Your Majesty,

Your Excellencies,

Ladies and Gentlemen,

I would like to express my sincere thanks to Your Majesty and Your Excellencies for your kind words about our country and people. These are vivid expressions of the spirit of good neighborliness among ASEAN countries. Your words strongly encourage our people, who are now focusing their attention on Hanoi and awaiting the successful conclusion of the 6th ASEAN Summit.

This Summit is of great significance since it takes place at a time mankind is approaching a new millennium.

The 20th century will go down into history as one that has brought momentous changes to mankind in general and to the peoples of Southeast Asia in particular, and a century wherein nations regained independence, and the right to decide their own destiny.

At present, even though conflicts still occur in different parts of the world and hotspots exist, and complexity and unjust imposition abound in international relations, the will power and strength of nations have become an increasingly decisive factor in promoting peace and cooperation which have now become the prevailing trend in the world.

Developing countries, including ours, are faced with intertwined opportunities and challenges. Great achievements in science and technology have created boundless capacities for mankind, but at the same time challenged developing countries with the danger of lagging further behind industrialised and developed countries. Rapid economic globalisation is bringing about greater market access and new partners for development, but also putting the weaker economies in a more vulnerable and disadvantageous position, and in an uneven competition.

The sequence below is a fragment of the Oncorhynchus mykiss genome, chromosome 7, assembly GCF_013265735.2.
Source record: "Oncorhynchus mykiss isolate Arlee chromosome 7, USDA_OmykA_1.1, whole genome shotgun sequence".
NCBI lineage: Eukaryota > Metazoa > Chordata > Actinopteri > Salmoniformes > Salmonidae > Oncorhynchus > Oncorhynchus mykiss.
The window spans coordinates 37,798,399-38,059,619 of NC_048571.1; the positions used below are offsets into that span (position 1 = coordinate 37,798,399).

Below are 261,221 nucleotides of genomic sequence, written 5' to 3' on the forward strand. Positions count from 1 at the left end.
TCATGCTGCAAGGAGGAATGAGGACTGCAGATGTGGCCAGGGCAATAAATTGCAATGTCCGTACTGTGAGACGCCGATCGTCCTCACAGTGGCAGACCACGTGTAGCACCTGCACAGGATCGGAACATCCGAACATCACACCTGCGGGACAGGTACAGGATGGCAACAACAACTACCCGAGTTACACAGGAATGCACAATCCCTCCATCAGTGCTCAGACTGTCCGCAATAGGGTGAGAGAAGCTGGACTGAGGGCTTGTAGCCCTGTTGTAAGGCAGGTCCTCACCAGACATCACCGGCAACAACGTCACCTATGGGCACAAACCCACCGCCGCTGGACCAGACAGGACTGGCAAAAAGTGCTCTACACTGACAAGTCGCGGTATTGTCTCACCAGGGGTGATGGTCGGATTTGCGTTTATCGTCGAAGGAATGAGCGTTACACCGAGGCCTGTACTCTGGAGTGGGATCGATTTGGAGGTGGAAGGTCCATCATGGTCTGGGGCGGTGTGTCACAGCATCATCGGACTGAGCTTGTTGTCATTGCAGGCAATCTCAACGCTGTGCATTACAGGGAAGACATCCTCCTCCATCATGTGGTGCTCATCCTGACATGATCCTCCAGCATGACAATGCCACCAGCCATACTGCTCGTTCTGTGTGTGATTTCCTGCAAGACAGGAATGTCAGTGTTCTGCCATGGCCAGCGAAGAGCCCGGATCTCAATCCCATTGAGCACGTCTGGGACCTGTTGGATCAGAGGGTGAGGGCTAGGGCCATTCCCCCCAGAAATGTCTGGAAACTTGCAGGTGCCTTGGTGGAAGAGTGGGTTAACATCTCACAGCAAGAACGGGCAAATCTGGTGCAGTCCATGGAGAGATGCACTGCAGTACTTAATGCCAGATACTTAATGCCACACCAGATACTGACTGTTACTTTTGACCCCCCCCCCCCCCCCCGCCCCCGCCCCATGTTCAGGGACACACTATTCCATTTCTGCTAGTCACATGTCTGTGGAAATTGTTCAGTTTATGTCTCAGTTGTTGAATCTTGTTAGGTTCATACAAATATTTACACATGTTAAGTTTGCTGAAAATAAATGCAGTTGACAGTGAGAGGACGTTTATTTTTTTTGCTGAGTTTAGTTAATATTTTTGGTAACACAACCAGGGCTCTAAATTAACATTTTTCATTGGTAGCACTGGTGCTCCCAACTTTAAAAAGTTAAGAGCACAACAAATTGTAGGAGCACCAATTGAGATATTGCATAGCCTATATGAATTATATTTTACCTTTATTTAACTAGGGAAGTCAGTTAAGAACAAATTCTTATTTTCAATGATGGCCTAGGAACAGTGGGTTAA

Looking back, into the history of Southeast Asia and the development process of ASEAN, we can legitimately be proud of the achievements that we have recorded. The nations of Southeast Asia have become independent and been living in peace, former animosity and confrontation are gradually replaced by friendly cooperation and regional cohesion. From poor and backward lands, Southeast Asia has risen to a region of dynamic development with high growth rates sustained for many years. Although the current economic turmoil has deprived us of many of our hard-earned gains, the social, economic and cultural foundations that each of our countries has put in place, plus our great potentials and advantages, give us grounds to be confident that the internal strength of each country and the region, coupled with external cooperation, are the forces which will steer the ASEAN ship through the turbulent seas onto the 21st century.